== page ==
CM for three days



The BJP’s top leadership was left licking its wounds for its failure to repeat in Maharashtra what it had succeeded in doing elsewhere — usurping power by questionable means. Following the Supreme Court’s direction to hold a floor test, Ajit Pawar finally had to admit his inability to get the numbers; his resignation left Devendra Fadnavis with no option but to step down as Chief Minister. A deft handling of the crisis by Sharad Pawar prevented the BJP from splitting his Nationalist Congress Party.

S.K. Choudhury,


Ultimately, the Supreme Court, adhering to its earlier judgments, asked the political parties in Maharashtra to prove their majority on the floor of the House, forcing Mr. Fadnavis to resign, around 80 hours after he was sworn in on Saturday morning. As this crisis was unfolding, Prime Minister Narendra Modi and Home Minister Amit Shah were on Tuesday extolling the values of the Constitution on ‘Constitution Day’. Undoubtedly, Tuesday marked a political defeat for the Modi-Shah duo.

S.K. Khosla,


Mr. Fadnavis opted for the only option before him by resigning from the Chief Minister’s post. The people of Maharashtra will never forgive him for the early-morning drama that resulted in him assuming power. The BJP and, in particular, Mr. Modi, must apologise to the nation for the early-morning political chicanery that marked an assault on the Constitution.

Aires Rodrigues,

Ribandar, Goa

After three days, the dirty power game played by all the political parties is over, for now. The ruling party at the Centre, which proclaims itself to be the guardian of democracy, literally killed democracy about three days ago. The tactics played by the so called Chanakyas of the BJP boomeranged on them. However, going by the Karnataka example, it doesn’t look like the new alliance will have a smooth sailing in running the State.

Tilak Subramanian V.,

Udupi, Karnataka

Governors should be barred by law from administering oath of office to a Chief Minister without confirming whether he/she has the numbers. And this should be done in the State legislature, during working hours, with all the MLAs present, and not in Raj Bhavan in the early hours of the day. Further, the anti-defection law must be amended so that an MLA who defects from the party on whose symbol he won in the election gets disqualified automatically. The events in Maharashtra were a mockery of democracy.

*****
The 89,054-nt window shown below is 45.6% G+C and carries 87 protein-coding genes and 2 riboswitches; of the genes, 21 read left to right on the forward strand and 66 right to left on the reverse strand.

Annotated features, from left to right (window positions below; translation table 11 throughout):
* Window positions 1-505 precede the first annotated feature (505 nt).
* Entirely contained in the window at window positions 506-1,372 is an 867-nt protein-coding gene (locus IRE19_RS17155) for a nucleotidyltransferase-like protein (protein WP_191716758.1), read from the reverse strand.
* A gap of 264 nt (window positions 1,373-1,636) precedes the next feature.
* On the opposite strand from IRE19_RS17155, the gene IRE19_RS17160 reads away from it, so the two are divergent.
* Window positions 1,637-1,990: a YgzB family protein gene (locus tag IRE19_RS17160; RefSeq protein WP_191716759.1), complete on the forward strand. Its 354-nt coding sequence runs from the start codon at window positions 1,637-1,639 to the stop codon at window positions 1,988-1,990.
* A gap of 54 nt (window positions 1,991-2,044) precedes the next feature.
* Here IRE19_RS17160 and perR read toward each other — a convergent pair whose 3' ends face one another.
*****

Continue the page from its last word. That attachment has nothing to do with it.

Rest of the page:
K. Malikul Azeez,


The Supreme Court’s decisions, directing the Governor to conduct the election of pro-term speaker and to hold the floor test, are to be seen as gift to the people of India on a Constitution day. The Governor should have considered vital aspects like whether the Fadnavis government had the numbers prior to installing a dispensation and should have directed the CM to prove his majority on the floor of house within a specified period. Incidentally, there have been several similar instances in the past, the Karnataka and Maharashtra episodes being the latest, wherein the Governor’s actions were put to judicial review. The apex court may now also need to bring a detailed set of “Dos and Don’t” for the Governor to deal with such situations.

G. Ramasubramanyam,

Vijayawada, Andhra Pradesh

The Supreme Court’s order on floor test must have brought cheers to the Sena-NCP-Congress combine as they are having enough numbers to prove their majority. However, the happenings in Maharashtra have dented the image of the country as the largest democracy in the world. Ajit Pawar’s joining hands with BJP certainly amounted to back-stabbing. And, Mr. Modi’s decision to use his special powers to end the President’s rule and allow Mr. Fadnavis and Ajit Pawar to take oath of office were mockery of democracy. Though parties concerned traded barbs, accusing each other of skulduggery, the fact is that they have collectively back-stabbed the voters who chose them.

A. Jainulabdeen,


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Printable version | Dec 14, 2019 7:52:28 PM | https://www.thehindu.com/opinion/letters/cm-for-three-days/article30091092.ece

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